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Petrol up 6p a litre since start of 2013
UK petrol prices have gone up by over 6p a litre since the start of 2013, according the February edition of the AA Fuel Price Report.
After rising 5p over a month, the average price of petrol on UK forecourts has increased a further 1p in the last five days. Stock market speculation and a fall in the value of the pound are said to be at blame.
Since this time last month, the UK average cost of petrol has increased from 132.71p a litre to 138.32p a litre – a rise of 5.61p.
Diesel has risen from 140.32p a litre to 145.10p a litre – an increase of 4.78p.
But if you go back to the start of January 2013, when a litre of petrol cost 132.08p on average, the increase in price is 6.24p a litre overall.
According to the AA, this means it now costs an extra £3.12 to fill a 50-litre petrol tank, while the 70-litre tank in the latest Ford Mondeo has gone up by £4.37
The rises mean it will now cost a two-car family an extra £13.25 to fill up every month, says the motoring organisation.
The AA blames this “surge” on stock market speculators – who have driven up the wholesale value of petrol from $990 a tonne to $1,100 – and the weakening value of the pound.
The fall of the pound against the US dollar means a wholesale price that would have gone from £611 to £685 per tonne, has in fact increased to £716 a tonne – due to £1 now being worth $1.55 instead of $1.62, as it was at the start of the year.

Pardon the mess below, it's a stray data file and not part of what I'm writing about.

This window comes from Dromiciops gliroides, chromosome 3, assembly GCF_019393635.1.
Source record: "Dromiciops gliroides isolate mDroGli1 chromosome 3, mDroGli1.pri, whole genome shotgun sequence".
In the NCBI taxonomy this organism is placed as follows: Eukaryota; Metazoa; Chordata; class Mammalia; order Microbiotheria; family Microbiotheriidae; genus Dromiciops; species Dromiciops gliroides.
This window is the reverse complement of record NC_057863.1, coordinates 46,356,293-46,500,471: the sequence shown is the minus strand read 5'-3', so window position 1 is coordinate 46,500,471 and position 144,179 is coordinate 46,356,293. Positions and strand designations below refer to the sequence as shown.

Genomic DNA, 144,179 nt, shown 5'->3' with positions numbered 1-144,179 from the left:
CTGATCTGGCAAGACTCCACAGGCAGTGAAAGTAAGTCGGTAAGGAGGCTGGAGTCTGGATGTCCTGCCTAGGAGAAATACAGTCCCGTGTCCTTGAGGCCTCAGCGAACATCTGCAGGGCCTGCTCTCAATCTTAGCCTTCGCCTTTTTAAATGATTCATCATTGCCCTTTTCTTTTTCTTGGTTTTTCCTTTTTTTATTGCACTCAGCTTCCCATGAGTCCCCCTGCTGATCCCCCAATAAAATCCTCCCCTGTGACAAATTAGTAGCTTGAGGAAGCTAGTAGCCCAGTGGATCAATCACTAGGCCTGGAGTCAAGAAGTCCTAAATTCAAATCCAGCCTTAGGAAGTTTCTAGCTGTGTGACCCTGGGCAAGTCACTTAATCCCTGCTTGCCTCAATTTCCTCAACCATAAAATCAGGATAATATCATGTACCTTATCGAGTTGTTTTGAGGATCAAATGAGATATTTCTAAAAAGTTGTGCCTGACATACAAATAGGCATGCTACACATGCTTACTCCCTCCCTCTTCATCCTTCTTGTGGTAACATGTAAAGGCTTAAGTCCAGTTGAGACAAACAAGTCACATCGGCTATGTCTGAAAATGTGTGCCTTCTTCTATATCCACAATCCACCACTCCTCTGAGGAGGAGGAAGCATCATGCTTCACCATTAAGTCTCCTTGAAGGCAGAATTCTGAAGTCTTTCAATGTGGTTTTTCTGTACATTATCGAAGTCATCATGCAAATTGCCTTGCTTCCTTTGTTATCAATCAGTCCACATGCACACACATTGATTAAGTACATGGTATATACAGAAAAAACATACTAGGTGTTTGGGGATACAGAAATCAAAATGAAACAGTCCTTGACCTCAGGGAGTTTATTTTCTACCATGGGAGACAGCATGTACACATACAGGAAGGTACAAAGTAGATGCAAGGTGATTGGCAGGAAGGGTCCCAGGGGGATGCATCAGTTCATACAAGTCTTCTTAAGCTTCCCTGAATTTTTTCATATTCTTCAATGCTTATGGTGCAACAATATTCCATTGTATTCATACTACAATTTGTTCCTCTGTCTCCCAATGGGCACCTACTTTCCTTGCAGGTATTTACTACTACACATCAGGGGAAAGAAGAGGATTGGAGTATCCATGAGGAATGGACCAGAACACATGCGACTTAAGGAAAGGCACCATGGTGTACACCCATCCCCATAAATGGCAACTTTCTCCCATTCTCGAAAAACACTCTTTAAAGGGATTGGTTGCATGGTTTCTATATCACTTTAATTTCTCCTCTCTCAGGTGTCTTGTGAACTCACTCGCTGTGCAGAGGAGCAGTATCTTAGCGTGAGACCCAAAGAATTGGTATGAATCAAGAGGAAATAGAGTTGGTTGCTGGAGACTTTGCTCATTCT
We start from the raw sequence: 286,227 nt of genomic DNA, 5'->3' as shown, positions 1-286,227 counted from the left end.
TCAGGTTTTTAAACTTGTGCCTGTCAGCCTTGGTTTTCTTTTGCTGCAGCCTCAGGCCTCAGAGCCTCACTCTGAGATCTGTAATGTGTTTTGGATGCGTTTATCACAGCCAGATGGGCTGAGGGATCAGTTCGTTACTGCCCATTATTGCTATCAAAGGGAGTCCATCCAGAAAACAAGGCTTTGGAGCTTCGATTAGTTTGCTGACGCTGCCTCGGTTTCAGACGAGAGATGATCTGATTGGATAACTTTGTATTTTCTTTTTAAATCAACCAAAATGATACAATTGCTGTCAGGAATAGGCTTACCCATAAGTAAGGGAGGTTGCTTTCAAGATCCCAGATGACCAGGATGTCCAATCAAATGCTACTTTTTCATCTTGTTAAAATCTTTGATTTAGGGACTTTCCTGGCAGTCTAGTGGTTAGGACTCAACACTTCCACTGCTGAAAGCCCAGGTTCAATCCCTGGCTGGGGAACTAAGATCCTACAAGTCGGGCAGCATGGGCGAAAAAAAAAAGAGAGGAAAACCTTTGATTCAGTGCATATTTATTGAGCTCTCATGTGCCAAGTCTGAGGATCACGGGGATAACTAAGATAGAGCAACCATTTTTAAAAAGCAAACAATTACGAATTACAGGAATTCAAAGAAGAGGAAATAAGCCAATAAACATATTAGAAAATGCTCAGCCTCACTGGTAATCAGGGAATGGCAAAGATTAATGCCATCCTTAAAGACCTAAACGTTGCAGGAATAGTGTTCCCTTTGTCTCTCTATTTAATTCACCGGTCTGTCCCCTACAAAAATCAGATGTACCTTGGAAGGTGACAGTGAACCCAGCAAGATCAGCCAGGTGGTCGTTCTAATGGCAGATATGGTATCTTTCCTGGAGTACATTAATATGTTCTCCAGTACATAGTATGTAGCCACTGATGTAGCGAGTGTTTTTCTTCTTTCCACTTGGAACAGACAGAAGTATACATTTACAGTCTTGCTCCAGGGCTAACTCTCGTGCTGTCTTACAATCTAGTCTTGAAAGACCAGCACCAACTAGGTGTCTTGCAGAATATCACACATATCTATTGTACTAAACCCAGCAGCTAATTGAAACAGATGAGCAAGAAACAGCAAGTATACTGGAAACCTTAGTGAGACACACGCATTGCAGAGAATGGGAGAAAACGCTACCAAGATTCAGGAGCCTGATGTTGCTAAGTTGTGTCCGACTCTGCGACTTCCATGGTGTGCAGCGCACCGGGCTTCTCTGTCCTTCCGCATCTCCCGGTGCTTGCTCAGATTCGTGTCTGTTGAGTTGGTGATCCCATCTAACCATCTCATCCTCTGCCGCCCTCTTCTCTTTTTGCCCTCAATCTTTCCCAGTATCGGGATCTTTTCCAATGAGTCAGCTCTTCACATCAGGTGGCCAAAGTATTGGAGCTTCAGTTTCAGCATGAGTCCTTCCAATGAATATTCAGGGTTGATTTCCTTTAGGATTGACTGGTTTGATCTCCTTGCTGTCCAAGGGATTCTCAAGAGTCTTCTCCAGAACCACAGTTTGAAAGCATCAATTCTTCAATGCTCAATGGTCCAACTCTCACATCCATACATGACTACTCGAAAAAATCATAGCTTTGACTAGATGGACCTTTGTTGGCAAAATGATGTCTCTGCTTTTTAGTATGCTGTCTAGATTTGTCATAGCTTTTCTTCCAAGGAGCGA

The AA believes the worst is yet to come, however, since that wholesale rise should be equivalent to an additional 7.9p on every litre – which would actually mean a 9.5p a litre increase once you factor in VAT.
Usually the retail price of fuel – what we pay at the pumps – runs about two weeks behind wholesale prices. That said, the 1p increase over the last five days suggests the pace of pump-side change is speeding up.
You might have thought this would be good news for petrol retailers, but figures from HM Revenue and Customs, supplied by the AA, show petrol sales in the UK fell to their lowest level in 23 years in January 2013.
This can be partially accounted for by the snow – but the disruption caused this year hasn’t been anywhere near as bad as it was in 2010, and fuel sales were still higher then.
These figures suggest British motorists are now really starting to feel the strain of ever-higher fuel prices, and the AA is already urging the Government to reconsider the duty rise planned for September.
AA president, Edmund King:
“This latest surge in fuel prices and its impact on spending indicates that UK drivers and families can’t take any more. We’re no longer talking of the motorist as a cash cow for tax and speculator greed, but a horse slowly but surely being flogged to death.
“This is the third 10p a litre wholesale price surge in 11 months.”
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